Understanding How Snapshots Accrue Charges
Updated: May 23, 2014
Creating a snapshot, which is a read-only copy of a blob, can result in additional data storage charges to your account. When designing your application, it is important to be aware how these charges may accrue so that you can minimize unnecessary costs.
The following list includes key points to consider when creating a snapshot.
Charges are incurred for unique blocks or pages, whether they are in the blob or in the snapshot. Your account does not incur additional charges for snapshots associated with a blob until you update the blob on which they are based. Once you update the base blob, it diverges from its snapshots, and you will be charged for the unique blocks or pages in each blob or snapshot.
When you replace a block within a block blob, that block is subsequently charged as a unique block. This is true even if the block has the same block ID and the same data as it has in the snapshot. Once the block is committed again, it diverges from its counterpart in any snapshot, and you will be charged for its data. The same holds true for a page in a page blob that’s updated with identical data.
Replacing a block blob by calling the UploadFile, UploadText, UploadStream, or UploadByteArray method replaces all of the blocks in that blob. If you have a snapshot associated with that blob, all of the blocks in the base blob and snapshot will now diverge and you will be charged for all of the blocks in both blobs. This is true even if the data in the base blob and the snapshot remain identical.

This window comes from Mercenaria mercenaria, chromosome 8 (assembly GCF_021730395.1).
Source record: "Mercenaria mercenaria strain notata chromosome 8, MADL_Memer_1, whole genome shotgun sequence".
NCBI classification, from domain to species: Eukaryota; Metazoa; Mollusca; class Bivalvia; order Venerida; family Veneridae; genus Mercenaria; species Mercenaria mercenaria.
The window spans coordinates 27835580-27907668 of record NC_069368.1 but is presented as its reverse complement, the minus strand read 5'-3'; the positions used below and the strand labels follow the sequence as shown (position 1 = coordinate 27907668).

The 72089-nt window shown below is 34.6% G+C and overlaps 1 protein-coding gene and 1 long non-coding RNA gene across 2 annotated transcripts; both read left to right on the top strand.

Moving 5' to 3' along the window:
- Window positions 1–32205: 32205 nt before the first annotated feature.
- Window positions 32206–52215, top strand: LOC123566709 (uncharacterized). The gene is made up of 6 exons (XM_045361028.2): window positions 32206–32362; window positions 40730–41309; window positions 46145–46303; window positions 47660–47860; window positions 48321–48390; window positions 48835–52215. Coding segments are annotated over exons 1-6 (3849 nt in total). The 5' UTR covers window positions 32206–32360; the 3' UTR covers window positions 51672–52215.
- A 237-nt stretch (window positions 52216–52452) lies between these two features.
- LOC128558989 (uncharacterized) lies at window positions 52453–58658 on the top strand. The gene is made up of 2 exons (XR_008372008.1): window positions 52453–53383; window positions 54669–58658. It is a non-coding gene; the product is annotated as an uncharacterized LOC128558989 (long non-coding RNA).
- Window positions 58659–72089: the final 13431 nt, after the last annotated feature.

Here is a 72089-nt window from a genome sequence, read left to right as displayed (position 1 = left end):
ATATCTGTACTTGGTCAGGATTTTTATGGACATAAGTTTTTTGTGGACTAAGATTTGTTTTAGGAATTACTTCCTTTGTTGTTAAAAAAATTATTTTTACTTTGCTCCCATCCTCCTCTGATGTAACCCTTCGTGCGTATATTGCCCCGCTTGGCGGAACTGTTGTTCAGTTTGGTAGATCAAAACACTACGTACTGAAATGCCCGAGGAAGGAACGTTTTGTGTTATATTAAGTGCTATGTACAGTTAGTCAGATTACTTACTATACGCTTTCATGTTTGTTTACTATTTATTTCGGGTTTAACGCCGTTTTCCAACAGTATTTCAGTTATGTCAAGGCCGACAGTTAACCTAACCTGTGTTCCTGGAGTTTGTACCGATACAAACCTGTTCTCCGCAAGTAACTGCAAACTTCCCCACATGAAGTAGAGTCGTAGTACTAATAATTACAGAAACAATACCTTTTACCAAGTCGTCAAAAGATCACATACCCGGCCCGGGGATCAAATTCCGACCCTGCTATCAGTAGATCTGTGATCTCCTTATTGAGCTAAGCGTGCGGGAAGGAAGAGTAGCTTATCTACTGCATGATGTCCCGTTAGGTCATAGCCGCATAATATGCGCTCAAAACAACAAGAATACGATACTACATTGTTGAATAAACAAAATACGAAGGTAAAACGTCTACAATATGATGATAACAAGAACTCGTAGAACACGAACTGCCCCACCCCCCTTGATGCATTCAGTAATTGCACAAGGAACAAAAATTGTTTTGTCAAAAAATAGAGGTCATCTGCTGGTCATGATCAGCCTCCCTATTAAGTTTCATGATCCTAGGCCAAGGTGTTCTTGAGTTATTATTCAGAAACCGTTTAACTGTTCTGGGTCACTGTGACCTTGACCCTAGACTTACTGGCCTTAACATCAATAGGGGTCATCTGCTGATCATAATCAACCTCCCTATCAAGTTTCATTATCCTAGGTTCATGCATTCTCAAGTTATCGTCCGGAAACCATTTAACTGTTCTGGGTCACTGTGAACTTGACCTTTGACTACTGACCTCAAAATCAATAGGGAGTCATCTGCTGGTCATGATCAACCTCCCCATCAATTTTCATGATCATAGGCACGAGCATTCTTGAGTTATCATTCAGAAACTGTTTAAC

The Azure Blob service does not have a means to determine whether two blocks contain identical data. Each block that is uploaded and committed is treated as unique, even if it has the same data and the same block ID. Because charges accrue for unique blocks, it is important to consider that updating a blob that has a snapshot will result in additional unique blocks and additional charges.
Best practices dictate that you manage snapshots carefully to avoid extra charges. It’s recommended that you manage snapshots in the following manner:
The following scenarios demonstrate how charges accrue for a block blob and its snapshots. In Scenario 1, the base blob has not been updated since the snapshot was taken, so charges are incurred only for unique blocks 1, 2, and 3:
In Scenario 2, the base blob has been updated, but the snapshot has not. Block 3 was updated, and even though it contains the same data and the same ID, it is not the same as block 3 in the snapshot. As a result, the account is charged for four blocks:
In Scenario 3, the base blob has been updated, but the snapshot has not. Block 3 was replaced with block 4 in the base blob, but the snapshot still reflects block 3. As a result, the account is charged for four blocks:
In Scenario 4, the base blob has been completely updated and contains none of its original blocks. As a result, the account is charged for all eight unique blocks. This scenario can occur if you are using an update method such as UploadFile, UploadText, UploadFromStream, or UploadByteArray, because these methods replace all of the contents of a blob.